Abstract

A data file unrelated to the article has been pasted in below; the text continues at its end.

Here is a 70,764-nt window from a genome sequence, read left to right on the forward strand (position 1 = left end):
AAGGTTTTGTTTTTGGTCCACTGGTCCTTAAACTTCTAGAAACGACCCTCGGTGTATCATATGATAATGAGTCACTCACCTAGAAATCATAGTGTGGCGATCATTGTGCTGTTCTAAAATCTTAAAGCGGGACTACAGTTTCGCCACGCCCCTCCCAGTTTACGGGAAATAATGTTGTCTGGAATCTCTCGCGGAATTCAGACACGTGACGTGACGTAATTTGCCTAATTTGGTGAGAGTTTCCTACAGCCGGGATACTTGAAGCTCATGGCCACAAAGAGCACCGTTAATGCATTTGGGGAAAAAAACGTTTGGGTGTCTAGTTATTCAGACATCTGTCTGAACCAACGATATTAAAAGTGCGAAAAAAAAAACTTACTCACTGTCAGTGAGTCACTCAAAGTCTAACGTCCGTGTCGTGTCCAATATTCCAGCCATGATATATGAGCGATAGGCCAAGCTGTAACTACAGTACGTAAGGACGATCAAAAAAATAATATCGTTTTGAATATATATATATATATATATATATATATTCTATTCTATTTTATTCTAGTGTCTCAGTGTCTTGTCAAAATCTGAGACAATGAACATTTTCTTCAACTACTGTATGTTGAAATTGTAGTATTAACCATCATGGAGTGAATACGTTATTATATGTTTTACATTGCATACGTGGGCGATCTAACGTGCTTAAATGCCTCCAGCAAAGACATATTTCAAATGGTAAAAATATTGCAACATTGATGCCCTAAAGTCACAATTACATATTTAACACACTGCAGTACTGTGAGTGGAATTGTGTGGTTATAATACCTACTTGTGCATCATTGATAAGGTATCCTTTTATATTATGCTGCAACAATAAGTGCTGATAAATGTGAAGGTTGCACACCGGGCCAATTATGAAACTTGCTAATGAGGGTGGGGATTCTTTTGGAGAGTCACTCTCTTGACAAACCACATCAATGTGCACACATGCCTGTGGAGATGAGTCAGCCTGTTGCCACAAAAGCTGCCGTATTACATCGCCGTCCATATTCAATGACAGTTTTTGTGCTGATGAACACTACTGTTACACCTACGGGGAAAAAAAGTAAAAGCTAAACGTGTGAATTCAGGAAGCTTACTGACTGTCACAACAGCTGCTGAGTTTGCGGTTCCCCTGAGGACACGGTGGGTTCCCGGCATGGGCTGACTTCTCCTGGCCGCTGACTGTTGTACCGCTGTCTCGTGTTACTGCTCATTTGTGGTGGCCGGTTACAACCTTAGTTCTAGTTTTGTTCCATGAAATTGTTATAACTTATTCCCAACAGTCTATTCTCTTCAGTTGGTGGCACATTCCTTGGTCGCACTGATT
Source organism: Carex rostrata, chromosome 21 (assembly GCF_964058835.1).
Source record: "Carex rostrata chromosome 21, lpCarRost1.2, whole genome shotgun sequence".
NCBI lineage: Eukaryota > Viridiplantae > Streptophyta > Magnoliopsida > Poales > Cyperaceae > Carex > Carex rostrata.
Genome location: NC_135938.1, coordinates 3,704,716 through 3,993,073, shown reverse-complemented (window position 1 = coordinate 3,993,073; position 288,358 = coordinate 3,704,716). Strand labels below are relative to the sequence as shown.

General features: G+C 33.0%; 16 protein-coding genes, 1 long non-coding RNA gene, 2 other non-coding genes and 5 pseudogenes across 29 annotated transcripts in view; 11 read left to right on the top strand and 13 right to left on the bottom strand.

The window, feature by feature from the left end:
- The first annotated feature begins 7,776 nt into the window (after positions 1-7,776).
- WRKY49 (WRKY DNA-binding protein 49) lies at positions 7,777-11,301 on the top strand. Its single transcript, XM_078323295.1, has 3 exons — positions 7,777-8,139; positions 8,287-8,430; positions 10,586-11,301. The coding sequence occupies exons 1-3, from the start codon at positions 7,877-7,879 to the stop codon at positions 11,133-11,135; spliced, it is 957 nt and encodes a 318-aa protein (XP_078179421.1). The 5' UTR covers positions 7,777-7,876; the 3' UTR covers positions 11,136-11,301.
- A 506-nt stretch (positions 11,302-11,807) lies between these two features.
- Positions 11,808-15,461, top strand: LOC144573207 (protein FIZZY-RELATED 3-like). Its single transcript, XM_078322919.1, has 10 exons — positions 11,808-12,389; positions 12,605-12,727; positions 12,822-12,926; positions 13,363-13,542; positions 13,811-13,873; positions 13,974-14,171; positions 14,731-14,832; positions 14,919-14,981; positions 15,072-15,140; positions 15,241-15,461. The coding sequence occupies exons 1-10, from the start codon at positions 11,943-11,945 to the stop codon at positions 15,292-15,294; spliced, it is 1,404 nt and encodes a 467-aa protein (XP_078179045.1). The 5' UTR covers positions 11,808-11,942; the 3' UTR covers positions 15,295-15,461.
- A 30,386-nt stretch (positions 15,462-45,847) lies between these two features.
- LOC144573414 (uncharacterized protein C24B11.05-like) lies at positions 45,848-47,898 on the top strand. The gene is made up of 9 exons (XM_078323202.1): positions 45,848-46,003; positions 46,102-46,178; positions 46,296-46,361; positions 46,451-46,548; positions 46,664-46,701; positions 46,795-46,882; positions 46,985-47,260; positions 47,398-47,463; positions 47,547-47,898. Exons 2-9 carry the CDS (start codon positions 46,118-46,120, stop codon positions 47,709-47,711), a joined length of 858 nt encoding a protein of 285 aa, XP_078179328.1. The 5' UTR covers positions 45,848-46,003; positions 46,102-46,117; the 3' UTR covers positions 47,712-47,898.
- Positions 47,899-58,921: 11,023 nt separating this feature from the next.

The booms and busts in U.S. stock prices over the post-war period can to a large extent be explained by fluctuations in investors' subjective capital gains expectations. Survey measures of these expectations display excessive optimism at market peaks and excessive pessimism at market troughs. Formally incorporating subjective price beliefs into an otherwise standard asset pricing model with utility maximizing investors, we show how subjective belief dynamics can temporarily delink stock prices from their fundamental value and give rise to asset price booms that ultimately result in a price bust. The model quantitatively replicates (1) the volatility of stock prices and (2) the positive correlation between the price dividend ratio and expected returns observed in survey data. We show that models imposing objective or 'rational' price expectations cannot simultaneously account for both facts. Our findings imply that large parts of U.S. stock price fluctuations are not due to standard fundamental forces, instead result from self-reinforcing belief dynamics triggered by these fundamentals.